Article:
This preview was originally written for Cherwell
One would be hard-pressed to argue that the BT Studio is suited to expansive, elaborate shows, given that it has the floor area of a broom cupboard and the technical sophistication of a child’s puppet theatre. No, the BT is ideal for less aesthetically ambitious productions. It is an intimate, atmospheric space, Oxford’s equivalent of the Bush Theatre if you will, in which audience and actors can immerse themselves in a shared experience and engage in stimulating artistic dialogue. When it’s done well, that is.
It is this intimate quality that Sam Ward, an established face in Oxford drama, hopes to finesse with his latest directorial effort, Martin Crimp’s The Country, which starts its run on Tuesday. It is hard to imagine a play more suited to the BT than Crimp’s tense, three-handed thriller. A masterfully conceived exploration of trust and deception, it presents the gradual unravelling of a couple’s bucolic dream with an engaging deftness.
Richard (Nicholas Finerty) and Corinne (Phoebe Hames) have left the city in search of a peaceful, pastoral idyll. This fragile reality is shattered when, in the middle of the night, Richard brings home a girl (Gráinne O’Mahoney) he claims to have found unconscious at the side of the road. The girl’s identity and her relationship to Richard are slowly exposed through revelation after revelation, engendering an escalating atmosphere of tension and intrigue.
I meet Ward, Finerty and O’Mahoney in LMH’s Old Library, a spacious, columned room entirely unlike the BT, but nevertheless utilised as a rehearsal space. After witnessing some rehearsals, I ask Ward why he wanted to put on The Country.
“I saw the play six years ago at the Salisbury Playhouse”, he tells me, “and, although the acting was dire, I was struck by its potential. I remember thinking that it was a great play, but that I could have done it so much better.”
“I reread it recently and, technically, it is one of the best play’s I have ever come across. Every line is so carefully chosen. Every scene is so carefully constructed. It’s obviously written by someone who knows how people interact and I’ve wanted to do a play like that for ages.”
To perform a play with such vibrant humanity requires realistic characters and to achieve this, Ward has ensured the cast adopt an almost Stanislavskian approach to their roles, instructing them to discern the motivations behind their actions, and allowing them to inform their performance.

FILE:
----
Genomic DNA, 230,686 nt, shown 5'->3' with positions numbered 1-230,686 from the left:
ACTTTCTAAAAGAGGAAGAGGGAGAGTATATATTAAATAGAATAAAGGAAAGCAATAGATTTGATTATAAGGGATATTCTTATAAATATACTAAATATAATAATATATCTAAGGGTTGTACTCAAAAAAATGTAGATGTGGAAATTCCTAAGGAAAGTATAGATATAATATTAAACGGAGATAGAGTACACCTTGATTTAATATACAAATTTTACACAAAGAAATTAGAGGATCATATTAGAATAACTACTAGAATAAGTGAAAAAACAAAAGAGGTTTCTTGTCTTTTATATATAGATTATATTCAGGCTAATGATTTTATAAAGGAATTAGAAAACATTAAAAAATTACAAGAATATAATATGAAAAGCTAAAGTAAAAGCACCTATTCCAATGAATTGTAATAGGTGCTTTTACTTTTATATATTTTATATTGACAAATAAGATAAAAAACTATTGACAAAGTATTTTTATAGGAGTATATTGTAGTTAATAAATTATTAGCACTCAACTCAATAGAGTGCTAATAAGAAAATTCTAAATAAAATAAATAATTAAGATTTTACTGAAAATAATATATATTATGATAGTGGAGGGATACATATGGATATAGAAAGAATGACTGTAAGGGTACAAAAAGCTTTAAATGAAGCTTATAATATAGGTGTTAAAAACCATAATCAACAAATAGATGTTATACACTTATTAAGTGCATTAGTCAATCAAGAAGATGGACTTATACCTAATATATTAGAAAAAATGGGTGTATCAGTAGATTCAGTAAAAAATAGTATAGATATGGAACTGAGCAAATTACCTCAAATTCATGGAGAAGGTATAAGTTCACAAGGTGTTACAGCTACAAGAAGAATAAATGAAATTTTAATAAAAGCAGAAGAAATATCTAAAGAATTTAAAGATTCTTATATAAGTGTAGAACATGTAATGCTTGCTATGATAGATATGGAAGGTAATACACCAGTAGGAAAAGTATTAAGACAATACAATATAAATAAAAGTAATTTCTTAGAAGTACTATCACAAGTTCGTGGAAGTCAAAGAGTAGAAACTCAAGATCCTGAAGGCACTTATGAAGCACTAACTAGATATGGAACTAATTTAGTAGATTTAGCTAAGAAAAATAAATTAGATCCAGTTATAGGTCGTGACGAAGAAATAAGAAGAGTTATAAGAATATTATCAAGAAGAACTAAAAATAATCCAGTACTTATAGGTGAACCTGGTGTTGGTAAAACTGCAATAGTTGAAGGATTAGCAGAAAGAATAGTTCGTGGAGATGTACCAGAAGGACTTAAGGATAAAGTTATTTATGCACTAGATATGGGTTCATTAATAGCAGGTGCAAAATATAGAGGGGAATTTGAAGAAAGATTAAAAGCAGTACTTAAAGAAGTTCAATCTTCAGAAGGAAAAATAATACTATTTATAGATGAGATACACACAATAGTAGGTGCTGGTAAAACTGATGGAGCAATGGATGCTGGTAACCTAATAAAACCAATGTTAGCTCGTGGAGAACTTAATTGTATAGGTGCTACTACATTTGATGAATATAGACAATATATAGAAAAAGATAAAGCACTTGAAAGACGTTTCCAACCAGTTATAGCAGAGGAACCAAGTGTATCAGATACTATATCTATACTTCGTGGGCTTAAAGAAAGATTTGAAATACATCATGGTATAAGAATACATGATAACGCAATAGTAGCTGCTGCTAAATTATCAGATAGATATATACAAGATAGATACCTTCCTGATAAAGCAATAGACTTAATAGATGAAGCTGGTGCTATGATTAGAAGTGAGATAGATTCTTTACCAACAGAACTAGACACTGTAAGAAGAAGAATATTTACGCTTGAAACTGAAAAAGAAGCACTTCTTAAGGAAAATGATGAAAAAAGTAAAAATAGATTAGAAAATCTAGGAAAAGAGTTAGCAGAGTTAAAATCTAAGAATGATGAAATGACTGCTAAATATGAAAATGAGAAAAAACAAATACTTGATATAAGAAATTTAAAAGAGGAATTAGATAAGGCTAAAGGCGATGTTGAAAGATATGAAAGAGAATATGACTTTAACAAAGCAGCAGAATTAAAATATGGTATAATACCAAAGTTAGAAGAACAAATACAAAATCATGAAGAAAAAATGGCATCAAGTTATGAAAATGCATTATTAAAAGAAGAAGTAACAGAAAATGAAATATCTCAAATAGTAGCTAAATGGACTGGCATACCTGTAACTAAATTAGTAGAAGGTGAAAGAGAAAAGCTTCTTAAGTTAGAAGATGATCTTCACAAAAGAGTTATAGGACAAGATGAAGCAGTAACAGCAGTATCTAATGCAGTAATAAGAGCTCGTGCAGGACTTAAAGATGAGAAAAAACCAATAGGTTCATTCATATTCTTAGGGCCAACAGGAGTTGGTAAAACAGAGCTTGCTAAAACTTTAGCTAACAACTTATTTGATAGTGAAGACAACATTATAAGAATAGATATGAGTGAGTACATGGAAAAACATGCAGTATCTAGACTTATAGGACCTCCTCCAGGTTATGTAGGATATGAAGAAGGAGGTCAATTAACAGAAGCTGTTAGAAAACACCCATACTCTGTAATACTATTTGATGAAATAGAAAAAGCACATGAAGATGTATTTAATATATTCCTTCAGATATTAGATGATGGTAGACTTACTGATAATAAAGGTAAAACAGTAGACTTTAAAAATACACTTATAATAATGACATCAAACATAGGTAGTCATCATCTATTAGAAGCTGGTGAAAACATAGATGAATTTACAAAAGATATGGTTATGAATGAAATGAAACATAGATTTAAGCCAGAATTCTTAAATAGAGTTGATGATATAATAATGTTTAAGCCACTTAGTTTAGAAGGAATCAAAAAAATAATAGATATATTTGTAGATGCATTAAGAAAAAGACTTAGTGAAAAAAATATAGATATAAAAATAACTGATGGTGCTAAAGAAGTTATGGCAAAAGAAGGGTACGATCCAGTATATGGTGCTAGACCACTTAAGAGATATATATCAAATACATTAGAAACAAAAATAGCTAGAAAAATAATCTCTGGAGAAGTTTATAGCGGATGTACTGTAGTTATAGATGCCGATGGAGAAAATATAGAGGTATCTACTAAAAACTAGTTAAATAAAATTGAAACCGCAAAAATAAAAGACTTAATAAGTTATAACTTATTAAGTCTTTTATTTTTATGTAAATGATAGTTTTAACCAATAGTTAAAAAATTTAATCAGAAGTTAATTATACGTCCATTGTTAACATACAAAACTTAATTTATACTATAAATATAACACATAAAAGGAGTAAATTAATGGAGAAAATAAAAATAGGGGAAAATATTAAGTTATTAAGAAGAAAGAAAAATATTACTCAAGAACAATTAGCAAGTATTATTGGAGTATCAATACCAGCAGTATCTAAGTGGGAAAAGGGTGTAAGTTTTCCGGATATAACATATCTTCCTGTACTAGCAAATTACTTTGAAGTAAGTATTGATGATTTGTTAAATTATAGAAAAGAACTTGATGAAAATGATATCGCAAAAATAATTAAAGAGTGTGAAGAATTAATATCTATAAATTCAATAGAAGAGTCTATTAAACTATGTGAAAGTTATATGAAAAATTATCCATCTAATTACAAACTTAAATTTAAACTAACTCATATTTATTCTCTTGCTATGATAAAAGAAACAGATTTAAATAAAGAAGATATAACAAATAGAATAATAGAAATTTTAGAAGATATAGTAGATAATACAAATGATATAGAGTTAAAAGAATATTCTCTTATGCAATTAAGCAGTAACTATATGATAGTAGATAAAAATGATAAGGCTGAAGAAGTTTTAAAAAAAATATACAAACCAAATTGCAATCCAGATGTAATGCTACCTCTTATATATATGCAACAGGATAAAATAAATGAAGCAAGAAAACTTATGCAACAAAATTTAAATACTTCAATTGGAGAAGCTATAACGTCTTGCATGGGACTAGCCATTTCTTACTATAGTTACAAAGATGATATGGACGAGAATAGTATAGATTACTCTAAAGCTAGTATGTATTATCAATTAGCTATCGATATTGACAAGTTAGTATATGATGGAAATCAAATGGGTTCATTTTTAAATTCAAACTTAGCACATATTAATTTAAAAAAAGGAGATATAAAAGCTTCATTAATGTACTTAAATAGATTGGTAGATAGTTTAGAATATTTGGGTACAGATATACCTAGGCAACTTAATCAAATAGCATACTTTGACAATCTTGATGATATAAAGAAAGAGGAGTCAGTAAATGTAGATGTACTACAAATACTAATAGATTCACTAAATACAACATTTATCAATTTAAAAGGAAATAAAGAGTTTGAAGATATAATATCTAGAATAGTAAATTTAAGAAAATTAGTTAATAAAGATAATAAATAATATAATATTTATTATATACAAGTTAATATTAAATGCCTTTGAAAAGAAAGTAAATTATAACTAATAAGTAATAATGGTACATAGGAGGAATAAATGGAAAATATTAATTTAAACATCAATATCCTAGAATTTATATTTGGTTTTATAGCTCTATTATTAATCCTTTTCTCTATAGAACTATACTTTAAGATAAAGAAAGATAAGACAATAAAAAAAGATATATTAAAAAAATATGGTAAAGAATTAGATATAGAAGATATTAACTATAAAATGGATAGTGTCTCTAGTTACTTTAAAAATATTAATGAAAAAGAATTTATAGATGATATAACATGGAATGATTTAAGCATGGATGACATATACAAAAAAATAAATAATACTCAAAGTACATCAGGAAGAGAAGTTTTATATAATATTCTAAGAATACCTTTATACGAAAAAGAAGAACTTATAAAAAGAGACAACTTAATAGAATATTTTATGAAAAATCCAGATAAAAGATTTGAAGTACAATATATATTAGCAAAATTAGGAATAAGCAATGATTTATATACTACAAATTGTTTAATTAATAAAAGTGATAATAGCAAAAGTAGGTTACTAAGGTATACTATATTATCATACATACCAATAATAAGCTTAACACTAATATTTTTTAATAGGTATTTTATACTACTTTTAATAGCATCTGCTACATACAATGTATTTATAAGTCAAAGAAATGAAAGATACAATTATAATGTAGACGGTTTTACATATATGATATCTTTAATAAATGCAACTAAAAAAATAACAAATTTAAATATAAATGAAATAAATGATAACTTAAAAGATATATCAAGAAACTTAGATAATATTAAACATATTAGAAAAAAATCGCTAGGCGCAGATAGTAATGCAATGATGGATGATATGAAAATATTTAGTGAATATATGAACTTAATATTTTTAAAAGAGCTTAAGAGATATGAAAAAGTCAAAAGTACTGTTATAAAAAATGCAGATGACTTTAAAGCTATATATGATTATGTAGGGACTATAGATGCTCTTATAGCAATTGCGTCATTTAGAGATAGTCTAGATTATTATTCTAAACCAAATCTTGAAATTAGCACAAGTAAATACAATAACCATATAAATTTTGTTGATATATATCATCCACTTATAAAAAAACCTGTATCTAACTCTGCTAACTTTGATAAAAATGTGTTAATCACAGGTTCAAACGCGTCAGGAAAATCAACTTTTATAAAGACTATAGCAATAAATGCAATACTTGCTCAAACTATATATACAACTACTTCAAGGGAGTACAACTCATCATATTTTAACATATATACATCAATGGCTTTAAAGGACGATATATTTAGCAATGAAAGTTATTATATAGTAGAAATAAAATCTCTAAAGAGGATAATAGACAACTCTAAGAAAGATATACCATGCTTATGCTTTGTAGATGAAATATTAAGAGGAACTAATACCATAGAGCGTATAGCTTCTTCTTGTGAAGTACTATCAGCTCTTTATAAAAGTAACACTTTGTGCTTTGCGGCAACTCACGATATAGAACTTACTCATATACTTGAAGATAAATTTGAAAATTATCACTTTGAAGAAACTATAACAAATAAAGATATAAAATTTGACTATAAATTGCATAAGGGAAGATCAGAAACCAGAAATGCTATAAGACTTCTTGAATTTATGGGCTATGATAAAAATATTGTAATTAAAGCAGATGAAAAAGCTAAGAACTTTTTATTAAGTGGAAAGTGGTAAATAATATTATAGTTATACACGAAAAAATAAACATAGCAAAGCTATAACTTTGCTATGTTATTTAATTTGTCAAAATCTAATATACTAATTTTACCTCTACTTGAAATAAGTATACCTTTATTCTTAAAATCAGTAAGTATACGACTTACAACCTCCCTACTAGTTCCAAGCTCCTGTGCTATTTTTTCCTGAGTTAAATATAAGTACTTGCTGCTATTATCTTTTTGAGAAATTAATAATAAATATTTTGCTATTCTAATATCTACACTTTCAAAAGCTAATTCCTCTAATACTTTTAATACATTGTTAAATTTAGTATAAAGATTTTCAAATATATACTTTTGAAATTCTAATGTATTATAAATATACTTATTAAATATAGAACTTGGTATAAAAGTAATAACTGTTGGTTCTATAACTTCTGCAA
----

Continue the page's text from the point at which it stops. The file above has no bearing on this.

“Before we run through scenes, we establish what each character’s objective is and how it develops”, he explains. “Once these objectives have been established, we improvise the scenes based around them. I never tell them where to move or how to deliver lines.”
Convincing interaction between characters is also essential to conveying believable emotion and Ward emphasises the importance of listening, both physically and verbally, in this.
“We’ve done exercises that involve watching each other’s weight distribution and watching each others micro-movements, then making an assessment of response based on that. We’ve also done improvisations where each response is informed by a particular word in the preceding line, all to ensure that everyone is really listening to each other.”
I ask Finerty and O’Mahoney if they feel that their performances are enhanced by such a diligent, concentrated approach.
“It has been really helpful in providing a foundation to the rest of my performance”, O’Mahoney tells me. “For me, the text is key. Each word is so important. They inform what you’re going to pick up on and that feeds really well into this type of improvisation.”
“It’s really exciting”, enthuses Finerty. “Because it’s not prescriptively directed, we know there are peaks and falls in the scene, but they come in slightly different places depending on how the scene develops, and how each line is spoken and responded to. It’s different every night.”
From the rehearsals I see, the approach Ward has utilised is undoubtedly conducive to engaging, convincing performances. LMH’s Old Library is not a particularly atmospheric room, but the air is tangibly charged with emotion as Finerty and O’Mahoney go through a particularly dramatic scene. I can imagine the BT being almost electric with tension.
But for Ward, it is not just the performances that are integral to creating this edge-of-your-seat atmosphere. The staging is also significant, as is the evocative texture of the set.
“The stage will be thrust so the audience will be on three sides”, he explains. “When the stage is thrust, the audience gets sucked in and they become part of the action. It’s especially appropriate staging here as the characters are always so conscious of being watched, and the intimacy of the audience builds on that.”
“Materials are also very important in the play. Wood and flesh are very prominent. So it’s important to get an earthy, grounded, visceral feel, which will give a real sense of rising dread.”
The strength of Ward’s vision is evident, but for the play to be genuinely memorable, it requires intense concentration and commitment from the cast. Only then will convincing character interaction be crystallised on stage, only then will justice be done to Crimp’s impactful writing, only then will the audience leave mopping tension-induced sweat from their brow, and only then will the BT’s potential for striking, intimate drama be fulfilled.